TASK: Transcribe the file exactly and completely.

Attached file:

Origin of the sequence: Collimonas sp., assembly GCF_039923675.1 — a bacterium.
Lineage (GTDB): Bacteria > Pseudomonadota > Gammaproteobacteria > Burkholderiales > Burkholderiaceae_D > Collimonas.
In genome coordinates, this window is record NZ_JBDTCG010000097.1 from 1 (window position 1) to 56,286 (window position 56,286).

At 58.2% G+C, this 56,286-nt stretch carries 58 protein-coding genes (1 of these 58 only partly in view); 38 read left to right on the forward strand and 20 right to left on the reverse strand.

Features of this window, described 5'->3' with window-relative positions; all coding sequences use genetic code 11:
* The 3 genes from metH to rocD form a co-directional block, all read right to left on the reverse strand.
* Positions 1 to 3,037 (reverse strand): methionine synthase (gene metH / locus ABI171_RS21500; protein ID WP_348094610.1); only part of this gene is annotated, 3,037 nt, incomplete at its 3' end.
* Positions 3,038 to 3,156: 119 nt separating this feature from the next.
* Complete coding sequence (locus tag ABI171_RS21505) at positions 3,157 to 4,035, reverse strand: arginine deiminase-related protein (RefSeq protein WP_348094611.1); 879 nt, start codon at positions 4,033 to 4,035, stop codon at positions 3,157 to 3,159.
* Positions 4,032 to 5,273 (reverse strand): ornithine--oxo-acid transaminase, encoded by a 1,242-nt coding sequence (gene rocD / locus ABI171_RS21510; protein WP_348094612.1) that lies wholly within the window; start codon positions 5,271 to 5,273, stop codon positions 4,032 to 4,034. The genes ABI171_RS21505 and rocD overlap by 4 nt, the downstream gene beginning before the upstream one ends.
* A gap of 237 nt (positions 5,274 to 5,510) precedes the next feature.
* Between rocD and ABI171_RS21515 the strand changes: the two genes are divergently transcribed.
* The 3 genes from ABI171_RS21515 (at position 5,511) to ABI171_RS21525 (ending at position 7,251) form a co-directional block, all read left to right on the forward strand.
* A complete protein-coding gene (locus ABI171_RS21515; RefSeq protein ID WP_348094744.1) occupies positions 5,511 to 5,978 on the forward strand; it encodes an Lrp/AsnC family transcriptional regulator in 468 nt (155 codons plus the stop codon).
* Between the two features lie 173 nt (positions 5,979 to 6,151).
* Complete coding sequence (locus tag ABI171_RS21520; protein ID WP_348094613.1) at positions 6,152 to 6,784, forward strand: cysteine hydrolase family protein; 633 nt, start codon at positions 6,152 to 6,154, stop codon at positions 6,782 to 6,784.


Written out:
Origin of the sequence: Collimonas sp., assembly GCF_039923675.1 — a bacterium.
Lineage (GTDB): Bacteria > Pseudomonadota > Gammaproteobacteria > Burkholderiales > Burkholderiaceae_D > Collimonas.
In genome coordinates, this window is record NZ_JBDTCG010000097.1 from 1 (window position 1) to 56,286 (window position 56,286).

At 58.2% G+C, this 56,286-nt stretch carries 58 protein-coding genes (1 of these 58 only partly in view); 38 read left to right on the forward strand and 20 right to left on the reverse strand.

Features of this window, described 5'->3' with window-relative positions; all coding sequences use genetic code 11:
* The 3 genes from metH to rocD form a co-directional block, all read right to left on the reverse strand.
* Positions 1 to 3,037 (reverse strand): methionine synthase (gene metH / locus ABI171_RS21500; protein ID WP_348094610.1); only part of this gene is annotated, 3,037 nt, incomplete at its 3' end.
* Positions 3,038 to 3,156: 119 nt separating this feature from the next.
* Complete coding sequence (locus tag ABI171_RS21505) at positions 3,157 to 4,035, reverse strand: arginine deiminase-related protein (RefSeq protein WP_348094611.1); 879 nt, start codon at positions 4,033 to 4,035, stop codon at positions 3,157 to 3,159.
* Positions 4,032 to 5,273 (reverse strand): ornithine--oxo-acid transaminase, encoded by a 1,242-nt coding sequence (gene rocD / locus ABI171_RS21510; protein WP_348094612.1) that lies wholly within the window; start codon positions 5,271 to 5,273, stop codon positions 4,032 to 4,034. The genes ABI171_RS21505 and rocD overlap by 4 nt, the downstream gene beginning before the upstream one ends.
* A gap of 237 nt (positions 5,274 to 5,510) precedes the next feature.
* Between rocD and ABI171_RS21515 the strand changes: the two genes are divergently transcribed.
* The 3 genes from ABI171_RS21515 (at position 5,511) to ABI171_RS21525 (ending at position 7,251) form a co-directional block, all read left to right on the forward strand.
* A complete protein-coding gene (locus ABI171_RS21515; RefSeq protein ID WP_348094744.1) occupies positions 5,511 to 5,978 on the forward strand; it encodes an Lrp/AsnC family transcriptional regulator in 468 nt (155 codons plus the stop codon).
* Between the two features lie 173 nt (positions 5,979 to 6,151).
* Complete coding sequence (locus tag ABI171_RS21520; protein ID WP_348094613.1) at positions 6,152 to 6,784, forward strand: cysteine hydrolase family protein; 633 nt, start codon at positions 6,152 to 6,154, stop codon at positions 6,782 to 6,784.